This is an adapted excerpt from Hiding in the Bathroom: An Introvert’s Roadmap for Getting Out There (When You’d Rather Stay Home), which is out now from HarperCollins.
It’s 2:30 p.m., and you’re stuck at your desk. The Slack channel is throbbing, the fluorescents are giving you a migraine, and you keep getting interrupted. You could probably finish your work if you could do it at home, but you’re up for a promotion. You want your boss to see you’re working hard.
Then you see your co-worker leave to pick up her kids, and then will sign on from home later. Lucky her, you think. But here’s the secret: Unlike you, she’d do anything to stay at the office, because she likes to be in the thick of it, gets distracted working from home, and is also aiming for a promotion.
The notion of working flexibly has gotten seriously mommy-tracked. Work-life balance and flexible work arrangements are so strongly correlated with parenthood that we assume a successful childless person prioritizes career advancement over anything else, and that a colleague who leaves early doesn’t take her job seriously. Both the parent furtively checking emails at soccer and colleague without caregiving responsibilities who’s stuck at a desk are in a system that equates face time with ambition.
When I quit my last full-time job, it was years before I got pregnant. I just couldn’t stand the hyperstimulation of the office environment. (And this was before Slack and Twitter!) I loved my work. I just hated going to the office.
Here’s the truth: Some working parents want to work all the time; some professionals without children want a less draining schedule. We learned many years ago that, in the workplace, autonomy and control help engage people, whether you’re married, single, childless, or a parent. Accounting giant EY has now measured retention from a flexibility perspective for a decade, and they know that the top 25 percent of teams with the highest levels of flexibility—meaning they can determine where, when, and how the work gets done—have five points better retention than the bottom 25 percent.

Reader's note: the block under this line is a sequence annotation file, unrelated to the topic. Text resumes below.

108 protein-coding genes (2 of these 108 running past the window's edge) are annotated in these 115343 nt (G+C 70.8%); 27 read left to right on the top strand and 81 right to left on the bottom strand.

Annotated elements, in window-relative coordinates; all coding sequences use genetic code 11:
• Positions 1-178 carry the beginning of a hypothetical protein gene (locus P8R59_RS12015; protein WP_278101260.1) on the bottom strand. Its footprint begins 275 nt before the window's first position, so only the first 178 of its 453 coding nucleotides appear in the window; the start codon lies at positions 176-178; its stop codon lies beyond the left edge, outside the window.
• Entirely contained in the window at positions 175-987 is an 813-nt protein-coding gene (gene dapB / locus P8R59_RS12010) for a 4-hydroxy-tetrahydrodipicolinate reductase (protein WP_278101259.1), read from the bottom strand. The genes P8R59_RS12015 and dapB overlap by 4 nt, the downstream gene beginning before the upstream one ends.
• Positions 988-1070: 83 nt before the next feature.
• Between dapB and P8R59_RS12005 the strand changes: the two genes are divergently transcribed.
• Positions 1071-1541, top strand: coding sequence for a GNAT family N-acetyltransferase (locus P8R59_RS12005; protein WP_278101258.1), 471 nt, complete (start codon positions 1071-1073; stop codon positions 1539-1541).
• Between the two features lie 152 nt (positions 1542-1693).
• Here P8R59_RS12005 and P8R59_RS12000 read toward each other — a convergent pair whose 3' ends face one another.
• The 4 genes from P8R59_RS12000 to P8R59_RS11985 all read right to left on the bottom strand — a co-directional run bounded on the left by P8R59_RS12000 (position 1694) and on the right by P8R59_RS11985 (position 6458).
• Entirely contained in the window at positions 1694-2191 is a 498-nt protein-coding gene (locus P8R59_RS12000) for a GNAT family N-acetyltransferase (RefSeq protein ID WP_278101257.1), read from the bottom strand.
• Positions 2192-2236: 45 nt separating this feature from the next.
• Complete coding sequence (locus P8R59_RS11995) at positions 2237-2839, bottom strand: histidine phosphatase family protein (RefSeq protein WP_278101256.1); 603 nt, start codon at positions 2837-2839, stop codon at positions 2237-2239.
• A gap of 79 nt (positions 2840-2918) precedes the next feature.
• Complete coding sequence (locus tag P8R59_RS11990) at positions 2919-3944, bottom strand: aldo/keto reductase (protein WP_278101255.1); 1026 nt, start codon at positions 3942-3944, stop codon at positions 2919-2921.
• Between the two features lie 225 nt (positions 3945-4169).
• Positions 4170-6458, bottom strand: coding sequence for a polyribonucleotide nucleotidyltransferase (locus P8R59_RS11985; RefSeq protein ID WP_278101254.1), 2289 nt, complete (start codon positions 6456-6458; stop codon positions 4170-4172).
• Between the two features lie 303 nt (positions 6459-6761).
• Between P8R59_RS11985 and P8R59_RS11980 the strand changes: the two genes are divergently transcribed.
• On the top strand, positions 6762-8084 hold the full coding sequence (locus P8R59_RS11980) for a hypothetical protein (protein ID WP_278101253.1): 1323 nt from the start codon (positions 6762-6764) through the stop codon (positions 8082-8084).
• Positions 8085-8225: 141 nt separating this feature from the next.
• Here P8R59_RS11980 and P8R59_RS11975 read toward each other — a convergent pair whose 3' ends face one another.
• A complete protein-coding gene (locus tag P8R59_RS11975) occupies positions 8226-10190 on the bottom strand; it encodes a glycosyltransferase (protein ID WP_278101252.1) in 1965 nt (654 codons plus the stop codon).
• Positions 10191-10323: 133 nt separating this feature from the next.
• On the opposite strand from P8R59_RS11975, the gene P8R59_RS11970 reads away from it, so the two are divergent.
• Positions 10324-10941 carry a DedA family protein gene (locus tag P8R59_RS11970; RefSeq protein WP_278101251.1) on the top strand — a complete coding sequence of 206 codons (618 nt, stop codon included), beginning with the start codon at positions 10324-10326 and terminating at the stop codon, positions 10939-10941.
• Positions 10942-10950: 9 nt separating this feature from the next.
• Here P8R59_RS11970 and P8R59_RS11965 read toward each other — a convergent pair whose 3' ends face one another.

Still, most women only begin to take advantage of official workplace flexibility policies when they have a caregiving crisis, whether for a baby, partner, or elderly relative, and it costs them. It intrinsically positions their flexibility as a perk. It strips power from the worker who uses it. It mommy-tracks us, when instead, our autonomy should be valued and productivity should be rewarded more than face time.
Male higher-ups, on the other hand, tend to use the system to emphasize their power. A recent study of 726 MBA men and women showed that, though both sexes preferred flexible hours, the men did not take advantage of formal telecommuting programs as frequently as the women. Instead, when they wanted to work from home or remotely, they simply did.
In this environment, it’s not surprising that women often start businesses to seize control of their time and schedule at work. But despite how great running your own shop can be, a Kauffman Foundation study shows female small-business owners pay themselves an average of $17,000 less per year than men who own small businesses, and the average revenues of a woman-owned firm are only 27 percent of that of businesses men own. When you add in that women’s careers suffer disproportionately for using flexibility and dialing back for caregiving (even earning hundreds of thousands less over their career), workplace policy clearly becomes an economic issue, and the price many people pay for taking advantage of reduced or flexible schedules seems ridiculously high.